That’s where the programmatic content in the Unocal executive’s report becomes important for understanding why the boldest among the America’s ruling class won over their more cautious counterparts. It was easy to convince them that ameliorating the suffering of the captive peoples of the South Asian region would be far too expensive. And they no doubt argued, too, that the rest of the world’s suffering masses would also demand similar concessions.

But what may well have contributed to the unanimous decision to embark on the road to Armageddon was the projected program of economic development of South and Central Asia, as outlined in Mr. Maresca’s report for Unocal and for much of the world’s energy corporations. It offered the prospect of triggering “the potential to recharge the economies of neighboring countries and put entire regions on the road to prosperity.”

In other words, the prospect of instituting a level of development and profits that might trickle down to feed a few more tens, or even hundreds, of thousands of hungry people in the region might inspire a hope for the future among them that could ultimately make the difference between whether these captive peoples are governable or not.

However, this utopian “solution” does not take into account the fact that the economic laws of capitalism that dictate a tendency for the average rate of profit to fall have already forced global capitalism to carry out a decades-long campaign to increase the rate of exploitation—and increased mass suffering in the neo-colonial world and even in the developed industrial countries.

The war on terrorism and the global economic crisis

Moreover, it is quite obvious that this war is intimately connected with the unfolding global economic crisis. We dismissed—we think correctly—the intuitive presumption by many that war production in and of itself would contribute significantly to an economic revival, at least in the United States, which would, nonetheless, benefit the global economy as a whole. The reason we gave was that the defeat of Afghani resistance would not require any significant increase in war-production, as had been the case in World War II, the Korean “police action,” the Vietnam War and the Gulf War on Iraq.

In support of this thesis, we noted that hundreds of billions of dollars a year (in terms of today’s inflated prices) have been expended on war production every year since the post-war recession of 1946 and the opening of the Cold War; and that only a relatively small increase in the military budget would be needed to pay for this one.

But even so, it appears now that a large part of the motivation for the “War on Terrorism” was, indeed, an expected positive impact on the U.S. and world economies—that is, the positive impact of the new markets they hope will be generated in the region from the economic-development scheme outlined by the world’s energy corporations.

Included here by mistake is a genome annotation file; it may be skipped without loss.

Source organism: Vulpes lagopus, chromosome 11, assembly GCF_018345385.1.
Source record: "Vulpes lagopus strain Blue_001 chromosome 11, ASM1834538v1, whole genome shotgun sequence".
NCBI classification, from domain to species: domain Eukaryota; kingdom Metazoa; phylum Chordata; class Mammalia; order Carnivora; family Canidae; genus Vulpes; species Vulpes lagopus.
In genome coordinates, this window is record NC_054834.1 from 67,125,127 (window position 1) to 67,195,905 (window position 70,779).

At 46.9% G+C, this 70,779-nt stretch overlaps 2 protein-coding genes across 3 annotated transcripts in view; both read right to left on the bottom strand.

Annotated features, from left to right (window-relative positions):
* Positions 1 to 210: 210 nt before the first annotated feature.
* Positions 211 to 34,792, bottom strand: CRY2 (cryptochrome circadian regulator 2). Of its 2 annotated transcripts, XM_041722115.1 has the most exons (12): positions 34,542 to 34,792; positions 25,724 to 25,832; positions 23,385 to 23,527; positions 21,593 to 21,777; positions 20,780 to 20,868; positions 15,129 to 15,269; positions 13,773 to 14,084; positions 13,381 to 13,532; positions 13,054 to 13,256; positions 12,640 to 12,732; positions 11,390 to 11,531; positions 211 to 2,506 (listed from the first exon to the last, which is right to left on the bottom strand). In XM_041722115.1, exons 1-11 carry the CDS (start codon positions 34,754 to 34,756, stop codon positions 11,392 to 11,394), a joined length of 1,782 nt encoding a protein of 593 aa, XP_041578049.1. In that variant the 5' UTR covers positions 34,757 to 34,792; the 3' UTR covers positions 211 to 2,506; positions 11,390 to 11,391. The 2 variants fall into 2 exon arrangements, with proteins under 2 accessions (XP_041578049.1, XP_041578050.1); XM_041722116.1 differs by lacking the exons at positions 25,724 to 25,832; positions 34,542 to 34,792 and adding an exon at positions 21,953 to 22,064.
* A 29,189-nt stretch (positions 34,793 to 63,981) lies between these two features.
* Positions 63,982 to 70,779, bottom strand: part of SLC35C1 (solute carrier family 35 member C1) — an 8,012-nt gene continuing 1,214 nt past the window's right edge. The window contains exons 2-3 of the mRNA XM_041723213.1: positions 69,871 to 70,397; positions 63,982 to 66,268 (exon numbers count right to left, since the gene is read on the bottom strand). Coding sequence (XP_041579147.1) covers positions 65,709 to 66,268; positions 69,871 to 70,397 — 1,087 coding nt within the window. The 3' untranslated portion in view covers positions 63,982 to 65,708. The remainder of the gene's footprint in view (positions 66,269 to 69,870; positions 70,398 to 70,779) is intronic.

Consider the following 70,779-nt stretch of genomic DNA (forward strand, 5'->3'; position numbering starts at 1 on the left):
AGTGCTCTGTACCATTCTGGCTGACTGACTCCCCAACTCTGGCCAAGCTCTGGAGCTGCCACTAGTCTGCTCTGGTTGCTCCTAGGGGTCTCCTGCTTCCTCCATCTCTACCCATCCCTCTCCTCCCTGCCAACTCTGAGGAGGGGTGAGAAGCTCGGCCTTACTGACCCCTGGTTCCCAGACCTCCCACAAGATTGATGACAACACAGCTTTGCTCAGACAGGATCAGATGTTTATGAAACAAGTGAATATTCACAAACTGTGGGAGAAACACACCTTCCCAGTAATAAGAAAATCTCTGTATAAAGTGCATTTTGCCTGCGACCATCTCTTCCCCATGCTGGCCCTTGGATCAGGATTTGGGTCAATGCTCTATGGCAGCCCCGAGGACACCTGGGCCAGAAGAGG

The difference, however, with previous military expeditions—implemented at least partly for its “positive” impact on maintaining the equilibrium of capitalist economic relations—is that in this case the positive economic effects are slated to come only after a “victory,” and not in the course of the war, as had occurred in the previous wars cited.

The fact is that while the stock market appears to have recovered from its post-September 11 losses, it has given rise to false hopes that the recession is bottoming out. But the stock market only reflects what has already occurred in the economic infrastructure—essentially, but imperfectly—and is rarely a measure of future trends in the economy. Far more important as an indicator of coming trends in the economy are what Wall Street analysts call “the fundamentals”—that is, things like the levels of capitalist investment, production and unemployment. And these continue to indicate a prolonged and deep recession.

Conquest in this region is one thing, pacification is another

The American ruling class has been heartened by the very surprising, sudden evacuation of Kabul and other key cities in Afghanistan by the Taliban, and the Northern Alliance’s sweep through much of Afghanistan. The war aims and prospects of capitalist America and its imperialist allies certainly appear brighter than just weeks before.

But there is good reason to take seriously the concerns expressed widely in the mass media by its more sober observers that the victorious opponents of the Taliban are far from reliable surrogates for imperialist power over Afghanistan. They have already demonstrated the dreadful things they can do and did when they had held power in Kabul and elsewhere in Afghanistan.